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Re: On-line Bank Auth. Was: Privacy

From: Mo McRoberts <Mo.McRoberts@bbc.co.uk>
Date: Sun, 31 Jul 2011 19:09:05 +0100
Cc: "public-identity@w3.org" <public-identity@w3.org>
Message-Id: <8500D56B-7DC7-4005-AF98-FD7E771CED27@bbc.co.uk>
To: Anders Rundgren <anders.rundgren@telia.com>

On 30 Jul 2011, at 07:47, Anders Rundgren wrote:

> Mo,
> 
> What you are saying about banks in the UK is applicable to Scandinavia
> as well with a few exceptions.
> 
> I have always wondered why a regulated, (usually) very rich, and
> global industry sector never spent a single cent on creating a
> generally useful 2FA solution.  From what I can see they hardly
> cooperate even on a national basis.

All of the available evidence suggests that the reason for this is because they don’t actually care about security, but instead about shifting liability (c.f. everything anybody smart has ever written about 3-D Secure, for example).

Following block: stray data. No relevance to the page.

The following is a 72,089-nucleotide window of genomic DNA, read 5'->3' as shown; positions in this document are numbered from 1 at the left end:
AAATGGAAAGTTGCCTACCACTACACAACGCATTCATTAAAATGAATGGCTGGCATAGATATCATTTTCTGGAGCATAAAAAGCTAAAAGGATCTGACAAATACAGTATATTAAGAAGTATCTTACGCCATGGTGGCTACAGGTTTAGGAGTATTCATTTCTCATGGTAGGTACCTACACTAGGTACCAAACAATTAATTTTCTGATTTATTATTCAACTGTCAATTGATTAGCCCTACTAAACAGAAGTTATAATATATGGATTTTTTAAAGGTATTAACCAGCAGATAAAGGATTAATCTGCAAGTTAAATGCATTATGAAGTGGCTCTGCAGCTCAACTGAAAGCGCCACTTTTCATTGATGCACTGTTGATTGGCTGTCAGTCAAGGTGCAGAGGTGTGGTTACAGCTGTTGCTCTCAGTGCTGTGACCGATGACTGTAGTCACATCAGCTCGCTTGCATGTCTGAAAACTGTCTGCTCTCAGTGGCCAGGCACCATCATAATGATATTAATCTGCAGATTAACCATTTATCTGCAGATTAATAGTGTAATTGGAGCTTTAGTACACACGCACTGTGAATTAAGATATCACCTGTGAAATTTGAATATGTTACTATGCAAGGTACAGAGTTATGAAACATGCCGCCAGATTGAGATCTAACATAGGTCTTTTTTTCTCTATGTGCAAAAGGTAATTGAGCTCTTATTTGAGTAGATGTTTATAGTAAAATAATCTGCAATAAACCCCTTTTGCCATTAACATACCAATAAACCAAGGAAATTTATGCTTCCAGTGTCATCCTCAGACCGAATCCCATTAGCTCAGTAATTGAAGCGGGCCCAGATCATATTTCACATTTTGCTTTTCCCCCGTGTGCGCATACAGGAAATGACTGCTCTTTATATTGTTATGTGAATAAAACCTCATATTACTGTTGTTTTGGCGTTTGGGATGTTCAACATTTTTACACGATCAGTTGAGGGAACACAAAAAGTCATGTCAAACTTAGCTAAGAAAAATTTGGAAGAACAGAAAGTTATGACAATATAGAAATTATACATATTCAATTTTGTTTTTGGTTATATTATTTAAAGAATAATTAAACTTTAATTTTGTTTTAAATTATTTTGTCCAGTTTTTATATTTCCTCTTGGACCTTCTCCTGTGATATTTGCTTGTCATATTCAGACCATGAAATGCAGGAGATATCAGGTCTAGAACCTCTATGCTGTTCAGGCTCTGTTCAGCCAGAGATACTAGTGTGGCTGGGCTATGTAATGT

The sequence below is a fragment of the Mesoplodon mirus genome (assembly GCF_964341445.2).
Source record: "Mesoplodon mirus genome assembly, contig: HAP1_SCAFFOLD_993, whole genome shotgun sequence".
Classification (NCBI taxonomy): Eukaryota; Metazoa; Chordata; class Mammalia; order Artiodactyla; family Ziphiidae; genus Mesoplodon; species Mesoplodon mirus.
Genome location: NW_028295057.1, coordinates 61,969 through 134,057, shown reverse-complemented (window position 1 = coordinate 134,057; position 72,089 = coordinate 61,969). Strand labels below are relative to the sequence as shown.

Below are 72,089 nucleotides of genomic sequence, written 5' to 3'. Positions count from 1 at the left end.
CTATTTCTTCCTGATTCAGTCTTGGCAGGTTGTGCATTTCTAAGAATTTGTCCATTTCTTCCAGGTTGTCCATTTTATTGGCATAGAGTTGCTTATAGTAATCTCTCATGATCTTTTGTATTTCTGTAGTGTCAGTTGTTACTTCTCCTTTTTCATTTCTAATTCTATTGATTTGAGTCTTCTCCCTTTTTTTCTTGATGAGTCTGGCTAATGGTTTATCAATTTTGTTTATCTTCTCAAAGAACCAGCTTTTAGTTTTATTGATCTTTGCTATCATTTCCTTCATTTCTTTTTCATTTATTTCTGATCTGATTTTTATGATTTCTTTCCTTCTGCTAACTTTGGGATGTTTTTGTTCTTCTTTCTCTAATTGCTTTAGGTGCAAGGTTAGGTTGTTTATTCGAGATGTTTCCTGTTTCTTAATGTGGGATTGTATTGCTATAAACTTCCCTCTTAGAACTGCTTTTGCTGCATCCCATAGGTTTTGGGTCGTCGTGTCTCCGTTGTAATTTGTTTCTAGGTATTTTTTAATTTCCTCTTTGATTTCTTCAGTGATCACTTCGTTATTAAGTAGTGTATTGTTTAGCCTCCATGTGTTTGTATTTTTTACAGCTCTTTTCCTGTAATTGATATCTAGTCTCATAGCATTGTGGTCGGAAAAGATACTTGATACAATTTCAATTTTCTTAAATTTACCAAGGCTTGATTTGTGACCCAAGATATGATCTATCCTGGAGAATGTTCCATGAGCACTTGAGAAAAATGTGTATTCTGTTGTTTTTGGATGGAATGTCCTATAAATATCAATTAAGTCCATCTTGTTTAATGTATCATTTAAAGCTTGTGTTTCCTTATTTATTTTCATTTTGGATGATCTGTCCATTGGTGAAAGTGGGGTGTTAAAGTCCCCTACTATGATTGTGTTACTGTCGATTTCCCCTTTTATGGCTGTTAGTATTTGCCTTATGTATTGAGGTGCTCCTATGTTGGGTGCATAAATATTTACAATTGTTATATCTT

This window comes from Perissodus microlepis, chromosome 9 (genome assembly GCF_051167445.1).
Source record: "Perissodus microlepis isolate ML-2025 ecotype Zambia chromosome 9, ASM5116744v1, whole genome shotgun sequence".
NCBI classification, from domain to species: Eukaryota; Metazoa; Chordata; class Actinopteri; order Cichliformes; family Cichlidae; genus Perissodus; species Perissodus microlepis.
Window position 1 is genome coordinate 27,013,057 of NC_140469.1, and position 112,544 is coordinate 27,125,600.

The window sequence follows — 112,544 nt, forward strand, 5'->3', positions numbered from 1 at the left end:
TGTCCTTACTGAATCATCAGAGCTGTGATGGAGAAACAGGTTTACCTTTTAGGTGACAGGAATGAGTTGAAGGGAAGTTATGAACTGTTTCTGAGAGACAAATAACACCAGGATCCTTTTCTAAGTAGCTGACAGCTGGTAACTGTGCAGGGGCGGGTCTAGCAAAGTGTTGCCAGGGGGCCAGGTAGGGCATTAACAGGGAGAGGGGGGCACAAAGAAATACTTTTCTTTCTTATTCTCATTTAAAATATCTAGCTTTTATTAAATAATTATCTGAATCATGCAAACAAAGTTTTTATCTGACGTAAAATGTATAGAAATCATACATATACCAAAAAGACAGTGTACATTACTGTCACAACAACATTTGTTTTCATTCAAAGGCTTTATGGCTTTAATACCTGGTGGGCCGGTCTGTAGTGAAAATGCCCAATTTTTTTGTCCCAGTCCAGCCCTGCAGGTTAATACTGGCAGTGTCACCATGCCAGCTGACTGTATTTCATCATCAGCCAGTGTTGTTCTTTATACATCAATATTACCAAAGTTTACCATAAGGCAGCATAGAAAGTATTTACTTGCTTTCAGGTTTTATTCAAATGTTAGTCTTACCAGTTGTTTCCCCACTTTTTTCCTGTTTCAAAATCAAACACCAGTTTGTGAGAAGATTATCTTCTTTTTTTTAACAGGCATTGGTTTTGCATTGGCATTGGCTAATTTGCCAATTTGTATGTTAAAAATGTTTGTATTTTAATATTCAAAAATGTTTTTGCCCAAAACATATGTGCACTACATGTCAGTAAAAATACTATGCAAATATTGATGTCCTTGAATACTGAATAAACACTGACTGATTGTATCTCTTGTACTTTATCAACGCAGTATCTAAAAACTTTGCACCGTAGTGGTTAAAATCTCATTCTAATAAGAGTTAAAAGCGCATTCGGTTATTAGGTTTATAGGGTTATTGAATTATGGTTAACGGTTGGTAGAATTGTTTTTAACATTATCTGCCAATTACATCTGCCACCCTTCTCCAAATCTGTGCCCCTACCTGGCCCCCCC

As it goes, piggybacking the fact that everybody has smart cards as bank cards to implement a 2FA solution which is entirely standalone works pretty well and has some distinct advantages, and I've a feeling that although they may not be completely interchangeable, there's not a huge amount of difference between a reader from bank X and a reader from bank Y.

One “solution” which seems to be gaining traction in the banking sector is Trusteer Rapport, which I'm having real trouble distinguishing from malware.

M.

-- 
Mo McRoberts - Data Analyst - Digital Public Space,
Zone 1.08, BBC Scotland, 40 Pacific Quay, Glasgow G51 1DA,
Room 7066, BBC Television Centre, London W12 7RJ,
0141 422 6036 (Internal: 01-26036) - PGP key 0x663E2B4A
Received on Sunday, 31 July 2011 18:09:41 GMT

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